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Rahul Gandhi’s J&K Visit Isn’t Enough — Only On-Ground Action Can Save Congress

Rahul’s visit was a healing touch as he spoke of unity. But that won't be enough to win over voters in the region.

Updated
Opinion
4 min read
<div class="paragraphs"><p>Congress leader Rahul Gandhi visited Jammu &amp; Kashmir on 9 August.&nbsp;</p></div>
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Temple, mosque, wedding. That’s the briefest account one can give of Congress leader Rahul Gandhi’s visit to Kashmir.

Rahul came on Monday and returned on Tuesday. The stated purpose was to inaugurate the party’s new office in Kashmir. But the visit served, albeit in a small way, to normalise political activity in the Valley just a little more than two years after Jammu and Kashmir ceased to exist as a state.

Rahul referred pointedly to being sent back from the airport the last time he had tried to visit. Other Opposition leaders, too, were prevented from coming to Kashmir after the constitutional changes on 5 August, 2019.

Rahul’s message was a healing touch. He spoke of unity and mutual affection, but also determination to oust the Narendra Modi government at the Centre.

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Ancestral Nehru Connection

The Congress leader emphasised that his ancestors were from Kashmir and that he felt like this was a homecoming. That rang a bell for older Kashmiris.

Rahul’s great-grandfather had said that he was a Kashmiri Koul, and had acquired the name ‘Nehru’ since his ancestors had lived by a nehr, or stream. Nehru had said this from a stage in front of the Palladium cinema in the heart of Lal Chowk, not half a kilometre from the Congress office at which Rahul spoke.

Palladium has since been destroyed by Islamist extremists, but Prime Minister Jawaharlal Nehru was there in November 1947. He had just returned from Baramulla with his daughter and Rahul’s grandmother, Indira Gandhi. Nehru had gone to inspect after tribal raiders from Pakistan had been repelled from Baramulla.

Nehru spoke powerfully from that open stage in Lal Chowk, hugging Sheikh Abdullah as he recited Amir Khusro, “Man tu shudam, tu man shudi” (I am you, you are I).’

That had set the place buzzing. But Rahul’s visit did not in quite the same way. Not nearly. In fact, the Congress has done little to lift itself out of the desultory torpor that the loss of the 2008 Assembly election brought about.

2008 Was a Turning Point

2008 was a crucial year, when agitations in Kashmir and counter-agitations in Jammu over the transfer of land to the Shri Amarnath Shrine Board brought down the government of Ghulam Nabi Azad, the Congress Chief Minister.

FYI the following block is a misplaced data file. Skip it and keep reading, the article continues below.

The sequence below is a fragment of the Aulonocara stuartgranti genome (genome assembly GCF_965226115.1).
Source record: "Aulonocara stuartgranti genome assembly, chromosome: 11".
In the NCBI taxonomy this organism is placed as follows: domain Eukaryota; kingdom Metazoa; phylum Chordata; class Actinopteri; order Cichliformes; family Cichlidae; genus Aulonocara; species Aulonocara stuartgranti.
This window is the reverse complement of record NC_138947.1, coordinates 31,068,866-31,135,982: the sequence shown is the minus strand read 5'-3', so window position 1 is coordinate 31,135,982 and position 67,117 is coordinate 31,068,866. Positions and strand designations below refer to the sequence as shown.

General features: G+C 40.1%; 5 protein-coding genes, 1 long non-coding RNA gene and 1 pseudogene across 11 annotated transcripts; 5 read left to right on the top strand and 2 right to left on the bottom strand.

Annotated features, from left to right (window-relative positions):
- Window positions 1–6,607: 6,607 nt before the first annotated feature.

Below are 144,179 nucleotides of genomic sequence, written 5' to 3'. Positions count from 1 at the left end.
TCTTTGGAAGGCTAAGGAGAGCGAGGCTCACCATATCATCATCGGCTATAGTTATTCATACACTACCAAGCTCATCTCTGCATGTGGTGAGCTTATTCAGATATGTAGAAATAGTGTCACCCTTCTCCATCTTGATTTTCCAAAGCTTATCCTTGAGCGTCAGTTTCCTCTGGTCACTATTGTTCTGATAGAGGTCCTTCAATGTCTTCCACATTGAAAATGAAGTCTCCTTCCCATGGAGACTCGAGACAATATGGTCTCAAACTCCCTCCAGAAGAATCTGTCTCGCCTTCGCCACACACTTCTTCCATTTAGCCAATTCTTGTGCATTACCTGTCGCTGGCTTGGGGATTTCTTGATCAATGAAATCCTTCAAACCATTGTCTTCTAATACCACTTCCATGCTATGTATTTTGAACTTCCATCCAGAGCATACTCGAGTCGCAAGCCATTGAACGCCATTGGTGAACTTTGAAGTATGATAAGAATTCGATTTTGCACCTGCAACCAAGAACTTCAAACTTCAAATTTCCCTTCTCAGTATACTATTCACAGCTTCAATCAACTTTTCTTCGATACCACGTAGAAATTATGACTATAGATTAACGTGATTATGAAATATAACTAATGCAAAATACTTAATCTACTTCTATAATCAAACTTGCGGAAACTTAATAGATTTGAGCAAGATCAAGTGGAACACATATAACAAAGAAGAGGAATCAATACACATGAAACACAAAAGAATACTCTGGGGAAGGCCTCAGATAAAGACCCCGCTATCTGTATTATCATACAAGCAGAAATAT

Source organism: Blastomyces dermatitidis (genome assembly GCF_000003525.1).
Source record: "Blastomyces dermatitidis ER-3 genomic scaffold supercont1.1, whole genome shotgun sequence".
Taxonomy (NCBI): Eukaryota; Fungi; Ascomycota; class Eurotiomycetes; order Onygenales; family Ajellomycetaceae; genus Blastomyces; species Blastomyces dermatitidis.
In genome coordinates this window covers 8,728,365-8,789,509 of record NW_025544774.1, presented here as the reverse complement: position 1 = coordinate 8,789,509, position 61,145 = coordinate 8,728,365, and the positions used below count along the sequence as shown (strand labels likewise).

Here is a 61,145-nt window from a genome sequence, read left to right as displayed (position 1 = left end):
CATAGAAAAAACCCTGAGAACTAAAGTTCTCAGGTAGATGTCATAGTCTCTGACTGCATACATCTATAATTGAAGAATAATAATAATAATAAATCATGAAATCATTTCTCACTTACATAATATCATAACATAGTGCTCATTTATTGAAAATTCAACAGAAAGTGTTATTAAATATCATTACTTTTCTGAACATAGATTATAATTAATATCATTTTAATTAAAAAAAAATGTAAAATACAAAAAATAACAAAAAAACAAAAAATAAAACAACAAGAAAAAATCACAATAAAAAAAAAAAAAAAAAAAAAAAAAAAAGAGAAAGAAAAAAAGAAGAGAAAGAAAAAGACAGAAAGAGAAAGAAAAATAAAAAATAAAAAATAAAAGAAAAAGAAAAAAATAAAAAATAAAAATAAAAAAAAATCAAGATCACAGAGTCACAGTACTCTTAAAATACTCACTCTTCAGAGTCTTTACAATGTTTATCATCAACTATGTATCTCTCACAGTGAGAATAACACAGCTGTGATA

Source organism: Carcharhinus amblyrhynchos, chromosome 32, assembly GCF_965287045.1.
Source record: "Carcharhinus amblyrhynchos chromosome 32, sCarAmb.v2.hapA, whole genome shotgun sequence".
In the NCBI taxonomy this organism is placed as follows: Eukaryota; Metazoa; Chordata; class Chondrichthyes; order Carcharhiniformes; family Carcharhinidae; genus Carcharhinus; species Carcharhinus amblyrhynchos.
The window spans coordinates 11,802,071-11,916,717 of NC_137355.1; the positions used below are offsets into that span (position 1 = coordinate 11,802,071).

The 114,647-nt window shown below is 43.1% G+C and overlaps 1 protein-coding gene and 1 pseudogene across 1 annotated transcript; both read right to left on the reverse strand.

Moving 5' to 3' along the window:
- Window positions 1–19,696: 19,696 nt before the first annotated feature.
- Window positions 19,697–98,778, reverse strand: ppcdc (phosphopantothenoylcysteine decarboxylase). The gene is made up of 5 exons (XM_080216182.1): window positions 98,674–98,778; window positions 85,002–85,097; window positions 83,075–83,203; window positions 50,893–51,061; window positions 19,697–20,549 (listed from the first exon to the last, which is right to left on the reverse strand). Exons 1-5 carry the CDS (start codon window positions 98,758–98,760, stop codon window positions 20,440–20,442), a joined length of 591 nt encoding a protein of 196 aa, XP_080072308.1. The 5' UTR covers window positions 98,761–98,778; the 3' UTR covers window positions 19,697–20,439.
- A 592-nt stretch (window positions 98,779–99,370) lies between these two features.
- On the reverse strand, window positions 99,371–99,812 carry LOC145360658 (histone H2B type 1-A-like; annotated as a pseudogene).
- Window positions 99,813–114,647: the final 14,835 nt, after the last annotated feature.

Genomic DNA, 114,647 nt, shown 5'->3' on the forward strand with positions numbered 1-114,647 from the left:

Before those agitations, Azad had been set to win a near-majority in the state Assembly election that took place that year. The Bharatiya Janata Party (BJP) was set to win zero seats. Instead, those agitations set off the rise and rise of the BJP. Jammu was the laboratory for the ascent of Hindutva, as Gujarat had been six years before.

Unlike the Modi government, which has taken tight control of the bureaucracy, investigating agencies, and forces, those who thought they ran the government of that time were blissfully unaware that the processes by which Hindutva would take over were moving smoothly ahead right under their noses.

While Nehru had cottoned on to Abdullah’s duplicity and gave him hard-knuckled treatment off and on after 1952, Rahul and his mother focused only on protecting Abdullah’s grandson, Omar, in 2010, when he, too (like them), was oblivious to the nation-changing moves at play in his backyard.

The Congress is now weak in Jammu and Kashmir, riven by the rivalry between Azad and Pradesh Congress president Ghulam Ahmad Mir.

Rahul attended the wedding of Mir’s son. No doubt his visit, and the inauguration of the not-so-new party headquarters, was timed to coincide with the wedding.

Azad kept trailing Rahul, arriving after him at both the Kheer Bhawani temple, and the Hazratbal mosque, before catching up for the office inauguration. Apparently, Azad’s plane was late.

A few hundred people attended the function at the party office. It went well and people liked what Rahul said, but it’s unlikely that the party will be significantly shored up unless it rebuilds a cadre to put in hard and united work at the grassroots.

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An Opportunity Lost in 2010

Looking back, one can say that if Rahul had taken the risk to foray into Downtown Srinagar during the war of stones and lead pellets in 2010, he might have had a chance to take history in his hands and soar into a leadership role.

No doubt he was not advised to take assertive political action by officers like the Home Secretary and the Army Chief of the time. Both are now Ministers in the Modi government.

Rahul certainly cut an impressive figure as he prayed to Mata Kheer Bhawani at the temple in Tulmulla (which has been a magnet for Pandits ever since the ardently vegetarian maharaja Ranbir Singh boosted its popularity in the 1870s). But there is little chance that Rahul’s bhakti (devotion) will make a dent in the minds and hearts of Pandit voters.

Rahul stated that he would also visit Jammu and Ladakh. He should, for those visits might actually do more to spark his party’s revival in that region.

(David Devadas is the author of 'The Story of Kashmir' and 'The Generation of Rage in Kashmir' (OUP, 2018). He can be reached at @david_devadas. This is an opinion piece and the views expressed above are the author’s own. The Quint neither endorses nor is responsible for the same.)

(At The Quint, we are answerable only to our audience. Play an active role in shaping our journalism by becoming a member. Because the truth is worth it.)

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